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Pittler lathes

Any Pittler B2 lathe owners out there?

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vic newey18/05/2019 16:42:11
31 forum posts
24 photos

I've just rescued a Pittler lathe from a shed. The previous owner bought it a few years ago with the intention of learning metalwork but never got it up & running, he could not fathom how the headstock gearing fitted together so it was abandoned.

It was recently on Ebay but it ended and nobody bid so as it was only 20 miles away I went to have a look. It was in a tiny shed with the countershaft on the floor behind it but I manged to have a look.

As it was not running I was very wary so made him a reasonable offer and he accepted it although he had also relisted the lathe on Ebay.

It's the actual B2 lathe with serial number 1253 as shown on the website. I did Email Tony Griffiths to ask when it was (presumably) sold by him but not had a reply yet.

It has an overhead countershaft and somewhat complicated looking pullies and belts which at present are not all connected as I have no idea what goes where. A full set of gears and worms, both steadies, faceplate etc all numbered 1253 plus several chucks, tailstock & headstock items with drawbars, indexing equipment and three boxes of various tools.

It was in desperate need of oil so I made sure everything was tended to and got it up and running in no time. Everything is there, nothing appears missing so I'm quite happy with it as a second machine to my Holbrook model B8 which is right next to it!

Edited By vic newey on 18/05/2019 16:43:19

Former Member18/05/2019 18:18:43

[This posting has been removed]

vic newey18/05/2019 19:44:06
31 forum posts
24 photos

pittler.jpgI ended up offering £900, only after getting it home and sorting through the boxes did I find that nothing important was actually missing, I've just received the 1941 ME hardback book, it has five sections on the Pittler by the same author. I also want the 1940 issues so looking out for them

Edited By vic newey on 18/05/2019 19:47:50

Edited By vic newey on 18/05/2019 19:51:25

Michael Gilligan18/05/2019 19:58:24
13823 forum posts
603 photos

Classy machine, Vic

... Well saved !!


KWIL18/05/2019 20:42:12
3111 forum posts
56 photos

The famed Cherry Hill also uses a Pittler.

Former Member18/05/2019 22:13:02

[This posting has been removed]

vic newey18/05/2019 22:33:51
31 forum posts
24 photos
Posted by Haggerleases on 18/05/2019 22:13:02:

Ebay. Why does't thou mock me!!

If it's any consolation it was extremely difficult to get the lathe out as right in front of the shed was like an obstacle course as a huge new building is going up right in front.

Luckily for me my son has access to a flatbed with tail lift and it took 3 men to struggle to get the lathe over to the lorry. Without having access to that I would not have bought the lathe

I would also add that it's not really ideal for a beginner and the head and tail stocks do not have a modern morse taper so nothing easily available will fit.

In fact I'm not sure myself what the fitment is actually called, can anyone advise?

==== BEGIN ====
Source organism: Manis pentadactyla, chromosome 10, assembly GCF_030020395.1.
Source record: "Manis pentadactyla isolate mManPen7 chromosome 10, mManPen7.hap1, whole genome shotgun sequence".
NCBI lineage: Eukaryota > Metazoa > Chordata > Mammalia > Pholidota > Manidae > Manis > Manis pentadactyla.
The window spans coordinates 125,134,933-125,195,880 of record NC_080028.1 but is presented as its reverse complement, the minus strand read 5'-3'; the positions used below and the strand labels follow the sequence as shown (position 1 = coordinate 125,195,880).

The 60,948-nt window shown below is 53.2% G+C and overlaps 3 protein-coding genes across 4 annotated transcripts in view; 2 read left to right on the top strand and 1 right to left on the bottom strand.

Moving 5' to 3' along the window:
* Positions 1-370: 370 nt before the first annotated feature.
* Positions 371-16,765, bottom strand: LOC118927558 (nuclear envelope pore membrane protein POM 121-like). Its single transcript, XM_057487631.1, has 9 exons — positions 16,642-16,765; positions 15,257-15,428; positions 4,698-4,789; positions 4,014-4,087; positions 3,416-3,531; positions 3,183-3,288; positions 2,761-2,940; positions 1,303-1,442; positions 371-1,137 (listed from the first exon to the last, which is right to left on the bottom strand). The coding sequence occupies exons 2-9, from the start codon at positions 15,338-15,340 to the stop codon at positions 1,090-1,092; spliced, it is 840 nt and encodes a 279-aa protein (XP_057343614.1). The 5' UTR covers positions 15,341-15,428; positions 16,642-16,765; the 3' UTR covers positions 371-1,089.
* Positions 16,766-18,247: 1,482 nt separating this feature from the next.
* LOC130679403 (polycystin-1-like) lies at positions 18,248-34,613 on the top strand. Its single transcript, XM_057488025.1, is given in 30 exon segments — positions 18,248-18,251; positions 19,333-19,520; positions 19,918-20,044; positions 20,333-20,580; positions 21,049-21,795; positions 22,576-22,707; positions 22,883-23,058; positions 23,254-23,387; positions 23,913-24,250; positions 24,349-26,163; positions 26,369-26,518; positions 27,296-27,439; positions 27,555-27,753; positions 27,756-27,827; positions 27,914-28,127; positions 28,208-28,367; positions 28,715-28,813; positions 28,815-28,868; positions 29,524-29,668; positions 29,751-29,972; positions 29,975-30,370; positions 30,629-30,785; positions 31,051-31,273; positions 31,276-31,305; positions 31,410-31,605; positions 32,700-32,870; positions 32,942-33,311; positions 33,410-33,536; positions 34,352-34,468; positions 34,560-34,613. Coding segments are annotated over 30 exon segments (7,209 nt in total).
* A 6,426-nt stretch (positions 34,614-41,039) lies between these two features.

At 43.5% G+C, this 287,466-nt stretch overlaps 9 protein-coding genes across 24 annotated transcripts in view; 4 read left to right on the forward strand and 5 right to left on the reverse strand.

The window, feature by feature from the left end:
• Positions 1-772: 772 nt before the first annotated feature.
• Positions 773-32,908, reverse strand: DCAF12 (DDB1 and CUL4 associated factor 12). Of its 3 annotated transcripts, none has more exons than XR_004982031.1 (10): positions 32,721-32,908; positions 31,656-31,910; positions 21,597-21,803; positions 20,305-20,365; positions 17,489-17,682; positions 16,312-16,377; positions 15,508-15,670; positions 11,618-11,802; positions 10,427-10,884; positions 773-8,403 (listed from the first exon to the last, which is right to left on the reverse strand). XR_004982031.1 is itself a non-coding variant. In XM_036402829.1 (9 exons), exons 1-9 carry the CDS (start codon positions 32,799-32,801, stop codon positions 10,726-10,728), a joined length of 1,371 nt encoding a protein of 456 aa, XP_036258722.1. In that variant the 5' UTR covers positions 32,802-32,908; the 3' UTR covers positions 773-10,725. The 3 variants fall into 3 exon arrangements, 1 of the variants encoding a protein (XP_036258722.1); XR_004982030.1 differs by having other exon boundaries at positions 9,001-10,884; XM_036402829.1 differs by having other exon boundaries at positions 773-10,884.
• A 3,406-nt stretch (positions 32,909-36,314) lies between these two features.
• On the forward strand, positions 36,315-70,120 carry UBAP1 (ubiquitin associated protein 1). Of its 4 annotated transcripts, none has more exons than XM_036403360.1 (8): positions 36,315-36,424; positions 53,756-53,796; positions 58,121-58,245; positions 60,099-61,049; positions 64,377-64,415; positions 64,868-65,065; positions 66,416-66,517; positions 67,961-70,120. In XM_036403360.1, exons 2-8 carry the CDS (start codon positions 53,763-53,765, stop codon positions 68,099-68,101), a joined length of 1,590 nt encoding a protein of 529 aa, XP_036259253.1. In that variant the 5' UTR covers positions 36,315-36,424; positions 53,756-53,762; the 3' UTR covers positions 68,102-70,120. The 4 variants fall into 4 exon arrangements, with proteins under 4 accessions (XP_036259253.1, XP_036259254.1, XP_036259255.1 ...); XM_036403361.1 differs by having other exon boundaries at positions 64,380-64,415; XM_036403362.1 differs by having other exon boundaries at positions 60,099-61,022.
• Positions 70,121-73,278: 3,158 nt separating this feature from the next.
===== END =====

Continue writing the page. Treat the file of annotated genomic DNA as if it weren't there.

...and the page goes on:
Edited By vic newey on 18/05/2019 22:34:52

Michael Gilligan18/05/2019 22:48:32
13823 forum posts
603 photos


Browsing around ... I found this page: **LINK**

The last line of which mentions: ...

the series of articles by Geo.Gentry in Model Engineer vols. 82 & 84

It might be worth you looking-out for those.


vic newey19/05/2019 08:51:59
31 forum posts
24 photos
Posted by Michael Gilligan on 18/05/2019 22:48:32:


Browsing around ... I found this page: **LINK**

The last line of which mentions: ...

the series of articles by Geo.Gentry in Model Engineer vols. 82 & 84

It might be worth you looking-out for those.


Thank you Michael, I had spotted the refs to George Gentry in old magazines., bound volume 84 (1941) arrived Friday via Amazon, it was only £9 + post as it was well used, it has five very detailed articles on the Pittler.

Vol 83 (1940) has some more and I had ordered that for a similar price and it was marked as dispatched only for an email to arrive saying they could not locate it in the shop and are refunding me!

Luckily there seems to be an ample supply of these old magazines

kind regards


vic newey25/05/2019 16:47:46
31 forum posts
24 photos

r/hand side of latheHere are some more photo's. I have assembled the countershaft to include the belt tensioner, it works via a fulcrum and suspended weight. The uprights fit directly onto special round brackets on the back of the lathe casting as an original optional extra provided with the lathe

The crossbar at the top has a keyway and the pulley is free to slide along in line with the topslide whilst the shaft is turning when using certain accessories.
In the ME issues of 1941 there are a series of 5 articles on the Pittler, all by George Gentry. The 1940 issues have the first parts of the series which i've not got yet.

The other photo shows the/hand part of the lathe, a countershaft on a lower bracket connects with the indexing device. Another indexing device fits at the headstock end and has four discs with it. These are called 'knife edge' types, there are 100 cuts around the rim, later types had 4 sets of holes & a plunger.

Mr Gentry describes in great detail of how the indexing works although I'm still somewhat confused. He describes this shaft is for auto power feed and another means to drive the lead screw for minute indexing. This lathe appears to have the extra long traverse of the cross slide he refers to in one of the pages

pittler model  b.jpg

Edited By vic newey on 25/05/2019 16:49:50

Edited By vic newey on 25/05/2019 16:50:30

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